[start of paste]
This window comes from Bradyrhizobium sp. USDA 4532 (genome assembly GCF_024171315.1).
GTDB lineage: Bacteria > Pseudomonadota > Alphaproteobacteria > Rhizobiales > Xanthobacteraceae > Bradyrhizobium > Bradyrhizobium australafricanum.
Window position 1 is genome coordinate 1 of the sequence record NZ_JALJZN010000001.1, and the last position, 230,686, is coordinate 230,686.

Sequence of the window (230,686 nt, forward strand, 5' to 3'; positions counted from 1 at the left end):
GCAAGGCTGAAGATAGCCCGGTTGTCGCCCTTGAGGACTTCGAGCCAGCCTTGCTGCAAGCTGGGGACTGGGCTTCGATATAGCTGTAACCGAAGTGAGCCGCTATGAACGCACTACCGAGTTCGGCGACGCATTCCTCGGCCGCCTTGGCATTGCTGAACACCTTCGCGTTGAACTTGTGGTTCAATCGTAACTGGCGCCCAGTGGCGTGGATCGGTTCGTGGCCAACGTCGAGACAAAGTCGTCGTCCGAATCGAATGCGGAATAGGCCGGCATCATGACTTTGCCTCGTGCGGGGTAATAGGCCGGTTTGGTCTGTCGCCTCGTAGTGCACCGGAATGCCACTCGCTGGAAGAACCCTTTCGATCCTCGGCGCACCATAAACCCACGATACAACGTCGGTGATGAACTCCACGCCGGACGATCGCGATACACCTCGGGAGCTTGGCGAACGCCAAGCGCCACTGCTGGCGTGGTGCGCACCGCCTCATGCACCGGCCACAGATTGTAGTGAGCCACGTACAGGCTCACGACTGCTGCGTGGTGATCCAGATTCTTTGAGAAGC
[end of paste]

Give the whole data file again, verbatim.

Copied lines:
This window comes from Bradyrhizobium sp. USDA 4532 (genome assembly GCF_024171315.1).
GTDB lineage: Bacteria > Pseudomonadota > Alphaproteobacteria > Rhizobiales > Xanthobacteraceae > Bradyrhizobium > Bradyrhizobium australafricanum.
Window position 1 is genome coordinate 1 of the sequence record NZ_JALJZN010000001.1, and the last position, 230,686, is coordinate 230,686.

Sequence of the window (230,686 nt, forward strand, 5' to 3'; positions counted from 1 at the left end):
GCAAGGCTGAAGATAGCCCGGTTGTCGCCCTTGAGGACTTCGAGCCAGCCTTGCTGCAAGCTGGGGACTGGGCTTCGATATAGCTGTAACCGAAGTGAGCCGCTATGAACGCACTACCGAGTTCGGCGACGCATTCCTCGGCCGCCTTGGCATTGCTGAACACCTTCGCGTTGAACTTGTGGTTCAATCGTAACTGGCGCCCAGTGGCGTGGATCGGTTCGTGGCCAACGTCGAGACAAAGTCGTCGTCCGAATCGAATGCGGAATAGGCCGGCATCATGACTTTGCCTCGTGCGGGGTAATAGGCCGGTTTGGTCTGTCGCCTCGTAGTGCACCGGAATGCCACTCGCTGGAAGAACCCTTTCGATCCTCGGCGCACCATAAACCCACGATACAACGTCGGTGATGAACTCCACGCCGGACGATCGCGATACACCTCGGGAGCTTGGCGAACGCCAAGCGCCACTGCTGGCGTGGTGCGCACCGCCTCATGCACCGGCCACAGATTGTAGTGAGCCACGTACAGGCTCACGACTGCTGCGTGGTGATCCAGATTCTTTGAGAAGC